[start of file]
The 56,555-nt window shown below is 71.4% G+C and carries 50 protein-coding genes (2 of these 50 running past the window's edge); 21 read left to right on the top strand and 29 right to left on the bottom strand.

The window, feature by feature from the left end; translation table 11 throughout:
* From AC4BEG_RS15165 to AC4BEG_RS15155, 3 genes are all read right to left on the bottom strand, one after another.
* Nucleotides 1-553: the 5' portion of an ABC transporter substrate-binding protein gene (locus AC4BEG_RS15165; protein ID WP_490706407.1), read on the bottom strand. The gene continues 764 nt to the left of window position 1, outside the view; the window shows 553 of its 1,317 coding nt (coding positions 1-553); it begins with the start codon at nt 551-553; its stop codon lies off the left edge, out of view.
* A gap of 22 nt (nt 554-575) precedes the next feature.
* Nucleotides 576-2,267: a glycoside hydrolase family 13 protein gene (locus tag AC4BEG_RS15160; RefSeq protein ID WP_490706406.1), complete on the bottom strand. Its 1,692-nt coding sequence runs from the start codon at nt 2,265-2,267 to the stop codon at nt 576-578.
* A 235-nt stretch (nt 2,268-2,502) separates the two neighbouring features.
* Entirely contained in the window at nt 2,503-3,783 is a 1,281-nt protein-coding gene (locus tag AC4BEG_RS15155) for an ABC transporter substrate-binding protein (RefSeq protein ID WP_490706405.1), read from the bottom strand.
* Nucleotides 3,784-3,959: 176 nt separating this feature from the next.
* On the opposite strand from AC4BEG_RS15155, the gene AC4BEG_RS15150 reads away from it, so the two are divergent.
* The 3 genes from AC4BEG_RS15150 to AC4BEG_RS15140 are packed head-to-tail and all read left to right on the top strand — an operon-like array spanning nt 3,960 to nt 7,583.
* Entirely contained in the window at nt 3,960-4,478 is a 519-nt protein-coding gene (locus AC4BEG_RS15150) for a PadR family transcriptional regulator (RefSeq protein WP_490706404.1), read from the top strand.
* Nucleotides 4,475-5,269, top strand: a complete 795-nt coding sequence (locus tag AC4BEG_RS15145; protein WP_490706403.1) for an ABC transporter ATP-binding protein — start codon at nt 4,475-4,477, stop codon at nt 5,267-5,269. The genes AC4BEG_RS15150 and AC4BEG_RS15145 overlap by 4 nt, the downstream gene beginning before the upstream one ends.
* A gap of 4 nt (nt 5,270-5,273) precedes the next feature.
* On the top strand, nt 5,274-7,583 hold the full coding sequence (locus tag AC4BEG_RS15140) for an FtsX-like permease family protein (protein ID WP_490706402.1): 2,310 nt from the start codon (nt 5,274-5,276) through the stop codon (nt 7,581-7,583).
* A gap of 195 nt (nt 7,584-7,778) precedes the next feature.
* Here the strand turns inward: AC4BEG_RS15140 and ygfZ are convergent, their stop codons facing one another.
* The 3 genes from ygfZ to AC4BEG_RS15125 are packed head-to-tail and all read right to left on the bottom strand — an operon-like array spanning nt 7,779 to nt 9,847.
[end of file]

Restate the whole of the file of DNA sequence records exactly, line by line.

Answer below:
The 56,555-nt window shown below is 71.4% G+C and carries 50 protein-coding genes (2 of these 50 running past the window's edge); 21 read left to right on the top strand and 29 right to left on the bottom strand.

The window, feature by feature from the left end; translation table 11 throughout:
* From AC4BEG_RS15165 to AC4BEG_RS15155, 3 genes are all read right to left on the bottom strand, one after another.
* Nucleotides 1-553: the 5' portion of an ABC transporter substrate-binding protein gene (locus AC4BEG_RS15165; protein ID WP_490706407.1), read on the bottom strand. The gene continues 764 nt to the left of window position 1, outside the view; the window shows 553 of its 1,317 coding nt (coding positions 1-553); it begins with the start codon at nt 551-553; its stop codon lies off the left edge, out of view.
* A gap of 22 nt (nt 554-575) precedes the next feature.
* Nucleotides 576-2,267: a glycoside hydrolase family 13 protein gene (locus tag AC4BEG_RS15160; RefSeq protein ID WP_490706406.1), complete on the bottom strand. Its 1,692-nt coding sequence runs from the start codon at nt 2,265-2,267 to the stop codon at nt 576-578.
* A 235-nt stretch (nt 2,268-2,502) separates the two neighbouring features.
* Entirely contained in the window at nt 2,503-3,783 is a 1,281-nt protein-coding gene (locus tag AC4BEG_RS15155) for an ABC transporter substrate-binding protein (RefSeq protein ID WP_490706405.1), read from the bottom strand.
* Nucleotides 3,784-3,959: 176 nt separating this feature from the next.
* On the opposite strand from AC4BEG_RS15155, the gene AC4BEG_RS15150 reads away from it, so the two are divergent.
* The 3 genes from AC4BEG_RS15150 to AC4BEG_RS15140 are packed head-to-tail and all read left to right on the top strand — an operon-like array spanning nt 3,960 to nt 7,583.
* Entirely contained in the window at nt 3,960-4,478 is a 519-nt protein-coding gene (locus AC4BEG_RS15150) for a PadR family transcriptional regulator (RefSeq protein WP_490706404.1), read from the top strand.
* Nucleotides 4,475-5,269, top strand: a complete 795-nt coding sequence (locus tag AC4BEG_RS15145; protein WP_490706403.1) for an ABC transporter ATP-binding protein — start codon at nt 4,475-4,477, stop codon at nt 5,267-5,269. The genes AC4BEG_RS15150 and AC4BEG_RS15145 overlap by 4 nt, the downstream gene beginning before the upstream one ends.
* A gap of 4 nt (nt 5,270-5,273) precedes the next feature.
* On the top strand, nt 5,274-7,583 hold the full coding sequence (locus tag AC4BEG_RS15140) for an FtsX-like permease family protein (protein ID WP_490706402.1): 2,310 nt from the start codon (nt 5,274-5,276) through the stop codon (nt 7,581-7,583).
* A gap of 195 nt (nt 7,584-7,778) precedes the next feature.
* Here the strand turns inward: AC4BEG_RS15140 and ygfZ are convergent, their stop codons facing one another.
* The 3 genes from ygfZ to AC4BEG_RS15125 are packed head-to-tail and all read right to left on the bottom strand — an operon-like array spanning nt 7,779 to nt 9,847.